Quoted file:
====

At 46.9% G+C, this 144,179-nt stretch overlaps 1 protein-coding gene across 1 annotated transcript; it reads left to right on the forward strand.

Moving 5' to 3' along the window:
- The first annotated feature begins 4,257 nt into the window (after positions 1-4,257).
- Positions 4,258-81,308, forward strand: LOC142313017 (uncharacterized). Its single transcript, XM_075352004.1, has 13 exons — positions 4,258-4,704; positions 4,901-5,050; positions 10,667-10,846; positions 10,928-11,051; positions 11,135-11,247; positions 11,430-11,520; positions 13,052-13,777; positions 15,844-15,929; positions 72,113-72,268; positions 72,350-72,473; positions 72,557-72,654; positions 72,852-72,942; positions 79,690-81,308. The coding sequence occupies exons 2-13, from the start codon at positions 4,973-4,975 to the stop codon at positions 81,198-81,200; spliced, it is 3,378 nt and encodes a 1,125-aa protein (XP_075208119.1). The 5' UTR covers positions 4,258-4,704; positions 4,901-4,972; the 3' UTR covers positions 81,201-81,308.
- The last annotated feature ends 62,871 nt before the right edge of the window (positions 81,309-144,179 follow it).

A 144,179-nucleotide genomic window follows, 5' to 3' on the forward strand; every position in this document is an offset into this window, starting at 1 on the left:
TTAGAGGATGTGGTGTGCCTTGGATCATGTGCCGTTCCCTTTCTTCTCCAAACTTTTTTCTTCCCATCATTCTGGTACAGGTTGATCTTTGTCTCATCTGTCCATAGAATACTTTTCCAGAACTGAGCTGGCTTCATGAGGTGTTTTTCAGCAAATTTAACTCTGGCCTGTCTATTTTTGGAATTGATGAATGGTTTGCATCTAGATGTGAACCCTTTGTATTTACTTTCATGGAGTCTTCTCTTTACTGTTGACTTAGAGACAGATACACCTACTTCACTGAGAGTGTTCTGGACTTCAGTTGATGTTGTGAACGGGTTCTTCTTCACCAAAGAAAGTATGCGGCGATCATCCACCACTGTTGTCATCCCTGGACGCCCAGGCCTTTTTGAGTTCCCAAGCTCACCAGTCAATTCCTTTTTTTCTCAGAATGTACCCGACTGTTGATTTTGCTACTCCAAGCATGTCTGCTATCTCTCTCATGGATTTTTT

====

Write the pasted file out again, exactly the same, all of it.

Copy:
At 46.9% G+C, this 144,179-nt stretch overlaps 1 protein-coding gene across 1 annotated transcript; it reads left to right on the forward strand.

Moving 5' to 3' along the window:
- The first annotated feature begins 4,257 nt into the window (after positions 1-4,257).
- Positions 4,258-81,308, forward strand: LOC142313017 (uncharacterized). Its single transcript, XM_075352004.1, has 13 exons — positions 4,258-4,704; positions 4,901-5,050; positions 10,667-10,846; positions 10,928-11,051; positions 11,135-11,247; positions 11,430-11,520; positions 13,052-13,777; positions 15,844-15,929; positions 72,113-72,268; positions 72,350-72,473; positions 72,557-72,654; positions 72,852-72,942; positions 79,690-81,308. The coding sequence occupies exons 2-13, from the start codon at positions 4,973-4,975 to the stop codon at positions 81,198-81,200; spliced, it is 3,378 nt and encodes a 1,125-aa protein (XP_075208119.1). The 5' UTR covers positions 4,258-4,704; positions 4,901-4,972; the 3' UTR covers positions 81,201-81,308.
- The last annotated feature ends 62,871 nt before the right edge of the window (positions 81,309-144,179 follow it).

A 144,179-nucleotide genomic window follows, 5' to 3' on the forward strand; every position in this document is an offset into this window, starting at 1 on the left:
TTAGAGGATGTGGTGTGCCTTGGATCATGTGCCGTTCCCTTTCTTCTCCAAACTTTTTTCTTCCCATCATTCTGGTACAGGTTGATCTTTGTCTCATCTGTCCATAGAATACTTTTCCAGAACTGAGCTGGCTTCATGAGGTGTTTTTCAGCAAATTTAACTCTGGCCTGTCTATTTTTGGAATTGATGAATGGTTTGCATCTAGATGTGAACCCTTTGTATTTACTTTCATGGAGTCTTCTCTTTACTGTTGACTTAGAGACAGATACACCTACTTCACTGAGAGTGTTCTGGACTTCAGTTGATGTTGTGAACGGGTTCTTCTTCACCAAAGAAAGTATGCGGCGATCATCCACCACTGTTGTCATCCCTGGACGCCCAGGCCTTTTTGAGTTCCCAAGCTCACCAGTCAATTCCTTTTTTTCTCAGAATGTACCCGACTGTTGATTTTGCTACTCCAAGCATGTCTGCTATCTCTCTCATGGATTTTTT